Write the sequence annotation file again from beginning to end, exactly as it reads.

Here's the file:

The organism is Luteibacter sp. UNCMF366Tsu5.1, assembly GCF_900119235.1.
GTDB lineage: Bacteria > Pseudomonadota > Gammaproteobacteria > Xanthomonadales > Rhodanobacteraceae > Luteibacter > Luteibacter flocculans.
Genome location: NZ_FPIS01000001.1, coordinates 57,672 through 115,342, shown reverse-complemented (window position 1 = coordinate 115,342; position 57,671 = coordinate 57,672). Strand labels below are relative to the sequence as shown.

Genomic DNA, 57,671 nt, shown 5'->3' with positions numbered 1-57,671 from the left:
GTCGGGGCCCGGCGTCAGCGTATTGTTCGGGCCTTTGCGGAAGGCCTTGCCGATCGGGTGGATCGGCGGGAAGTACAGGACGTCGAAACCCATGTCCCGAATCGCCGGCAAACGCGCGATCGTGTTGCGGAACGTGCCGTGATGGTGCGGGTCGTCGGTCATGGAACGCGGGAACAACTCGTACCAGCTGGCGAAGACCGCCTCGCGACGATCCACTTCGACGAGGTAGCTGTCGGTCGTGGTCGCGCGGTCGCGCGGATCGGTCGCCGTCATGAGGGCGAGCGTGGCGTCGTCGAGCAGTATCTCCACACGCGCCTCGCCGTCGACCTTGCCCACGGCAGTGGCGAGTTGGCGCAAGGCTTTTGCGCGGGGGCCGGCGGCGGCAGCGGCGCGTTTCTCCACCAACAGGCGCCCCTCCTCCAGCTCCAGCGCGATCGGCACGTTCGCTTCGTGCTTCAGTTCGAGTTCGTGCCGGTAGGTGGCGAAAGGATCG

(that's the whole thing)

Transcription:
The organism is Luteibacter sp. UNCMF366Tsu5.1, assembly GCF_900119235.1.
GTDB lineage: Bacteria > Pseudomonadota > Gammaproteobacteria > Xanthomonadales > Rhodanobacteraceae > Luteibacter > Luteibacter flocculans.
Genome location: NZ_FPIS01000001.1, coordinates 57,672 through 115,342, shown reverse-complemented (window position 1 = coordinate 115,342; position 57,671 = coordinate 57,672). Strand labels below are relative to the sequence as shown.

Genomic DNA, 57,671 nt, shown 5'->3' with positions numbered 1-57,671 from the left:
GTCGGGGCCCGGCGTCAGCGTATTGTTCGGGCCTTTGCGGAAGGCCTTGCCGATCGGGTGGATCGGCGGGAAGTACAGGACGTCGAAACCCATGTCCCGAATCGCCGGCAAACGCGCGATCGTGTTGCGGAACGTGCCGTGATGGTGCGGGTCGTCGGTCATGGAACGCGGGAACAACTCGTACCAGCTGGCGAAGACCGCCTCGCGACGATCCACTTCGACGAGGTAGCTGTCGGTCGTGGTCGCGCGGTCGCGCGGATCGGTCGCCGTCATGAGGGCGAGCGTGGCGTCGTCGAGCAGTATCTCCACACGCGCCTCGCCGTCGACCTTGCCCACGGCAGTGGCGAGTTGGCGCAAGGCTTTTGCGCGGGGGCCGGCGGCGGCAGCGGCGCGTTTCTCCACCAACAGGCGCCCCTCCTCCAGCTCCAGCGCGATCGGCACGTTCGCTTCGTGCTTCAGTTCGAGTTCGTGCCGGTAGGTGGCGAAAGGATCG